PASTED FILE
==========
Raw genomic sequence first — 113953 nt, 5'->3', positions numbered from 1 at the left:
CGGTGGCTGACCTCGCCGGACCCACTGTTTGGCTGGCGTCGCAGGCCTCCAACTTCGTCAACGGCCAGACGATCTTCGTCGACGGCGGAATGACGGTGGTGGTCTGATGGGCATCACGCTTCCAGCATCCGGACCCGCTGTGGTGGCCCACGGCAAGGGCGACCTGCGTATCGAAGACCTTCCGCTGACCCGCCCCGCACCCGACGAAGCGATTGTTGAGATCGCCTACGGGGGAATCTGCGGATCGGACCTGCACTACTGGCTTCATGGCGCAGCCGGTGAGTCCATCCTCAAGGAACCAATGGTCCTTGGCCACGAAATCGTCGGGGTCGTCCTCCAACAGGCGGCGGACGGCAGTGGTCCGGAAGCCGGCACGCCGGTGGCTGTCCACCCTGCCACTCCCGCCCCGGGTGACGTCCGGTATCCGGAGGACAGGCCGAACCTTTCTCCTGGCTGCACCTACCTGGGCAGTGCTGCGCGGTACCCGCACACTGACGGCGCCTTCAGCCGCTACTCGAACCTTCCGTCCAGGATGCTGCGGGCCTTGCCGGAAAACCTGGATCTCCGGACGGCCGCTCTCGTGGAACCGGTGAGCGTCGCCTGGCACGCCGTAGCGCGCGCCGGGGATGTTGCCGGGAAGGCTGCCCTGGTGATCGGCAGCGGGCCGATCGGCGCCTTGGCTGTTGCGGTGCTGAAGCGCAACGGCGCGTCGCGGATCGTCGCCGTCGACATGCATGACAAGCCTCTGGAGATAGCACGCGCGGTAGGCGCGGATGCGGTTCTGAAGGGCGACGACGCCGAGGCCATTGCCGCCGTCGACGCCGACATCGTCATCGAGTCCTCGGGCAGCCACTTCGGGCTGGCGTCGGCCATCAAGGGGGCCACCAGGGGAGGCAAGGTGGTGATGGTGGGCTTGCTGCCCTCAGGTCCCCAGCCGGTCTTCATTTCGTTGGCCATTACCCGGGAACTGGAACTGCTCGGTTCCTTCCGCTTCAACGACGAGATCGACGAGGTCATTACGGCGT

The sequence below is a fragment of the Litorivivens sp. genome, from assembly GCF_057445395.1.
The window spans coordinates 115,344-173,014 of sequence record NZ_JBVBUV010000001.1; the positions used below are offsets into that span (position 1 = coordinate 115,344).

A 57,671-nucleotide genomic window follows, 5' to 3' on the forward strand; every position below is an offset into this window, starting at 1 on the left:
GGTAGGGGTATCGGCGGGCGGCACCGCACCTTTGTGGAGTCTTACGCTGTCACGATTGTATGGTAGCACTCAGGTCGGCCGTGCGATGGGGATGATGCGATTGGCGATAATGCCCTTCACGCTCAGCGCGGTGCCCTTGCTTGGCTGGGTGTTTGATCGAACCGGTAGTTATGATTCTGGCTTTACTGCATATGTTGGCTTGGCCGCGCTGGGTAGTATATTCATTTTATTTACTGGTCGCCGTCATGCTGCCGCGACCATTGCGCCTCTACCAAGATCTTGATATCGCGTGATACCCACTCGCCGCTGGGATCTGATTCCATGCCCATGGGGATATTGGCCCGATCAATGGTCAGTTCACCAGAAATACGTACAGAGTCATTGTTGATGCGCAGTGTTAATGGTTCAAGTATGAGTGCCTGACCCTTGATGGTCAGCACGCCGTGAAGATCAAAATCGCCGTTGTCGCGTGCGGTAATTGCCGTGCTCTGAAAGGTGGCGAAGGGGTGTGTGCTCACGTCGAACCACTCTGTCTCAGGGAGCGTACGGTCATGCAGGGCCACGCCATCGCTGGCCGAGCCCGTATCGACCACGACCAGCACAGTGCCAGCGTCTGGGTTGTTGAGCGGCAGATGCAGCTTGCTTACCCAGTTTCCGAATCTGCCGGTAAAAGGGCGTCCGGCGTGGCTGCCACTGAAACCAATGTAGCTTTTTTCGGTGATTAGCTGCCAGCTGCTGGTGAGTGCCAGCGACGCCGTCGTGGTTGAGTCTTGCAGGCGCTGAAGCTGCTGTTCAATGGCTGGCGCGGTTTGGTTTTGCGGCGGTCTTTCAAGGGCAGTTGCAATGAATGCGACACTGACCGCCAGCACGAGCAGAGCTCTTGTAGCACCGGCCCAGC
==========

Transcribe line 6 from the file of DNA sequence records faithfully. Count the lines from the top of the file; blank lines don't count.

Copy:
GGTAGGGGTATCGGCGGGCGGCACCGCACCTTTGTGGAGTCTTACGCTGTCACGATTGTATGGTAGCACTCAGGTCGGCCGTGCGATGGGGATGATGCGATTGGCGATAATGCCCTTCACGCTCAGCGCGGTGCCCTTGCTTGGCTGGGTGTTTGATCGAACCGGTAGTTATGATTCTGGCTTTACTGCATATGTTGGCTTGGCCGCGCTGGGTAGTATATTCATTTTATTTACTGGTCGCCGTCATGCTGCCGCGACCATTGCGCCTCTACCAAGATCTTGATATCGCGTGATACCCACTCGCCGCTGGGATCTGATTCCATGCCCATGGGGATATTGGCCCGATCAATGGTCAGTTCACCAGAAATACGTACAGAGTCATTGTTGATGCGCAGTGTTAATGGTTCAAGTATGAGTGCCTGACCCTTGATGGTCAGCACGCCGTGAAGATCAAAATCGCCGTTGTCGCGTGCGGTAATTGCCGTGCTCTGAAAGGTGGCGAAGGGGTGTGTGCTCACGTCGAACCACTCTGTCTCAGGGAGCGTACGGTCATGCAGGGCCACGCCATCGCTGGCCGAGCCCGTATCGACCACGACCAGCACAGTGCCAGCGTCTGGGTTGTTGAGCGGCAGATGCAGCTTGCTTACCCAGTTTCCGAATCTGCCGGTAAAAGGGCGTCCGGCGTGGCTGCCACTGAAACCAATGTAGCTTTTTTCGGTGATTAGCTGCCAGCTGCTGGTGAGTGCCAGCGACGCCGTCGTGGTTGAGTCTTGCAGGCGCTGAAGCTGCTGTTCAATGGCTGGCGCGGTTTGGTTTTGCGGCGGTCTTTCAAGGGCAGTTGCAATGAATGCGACACTGACCGCCAGCACGAGCAGAGCTCTTGTAGCACCGGCCCAGC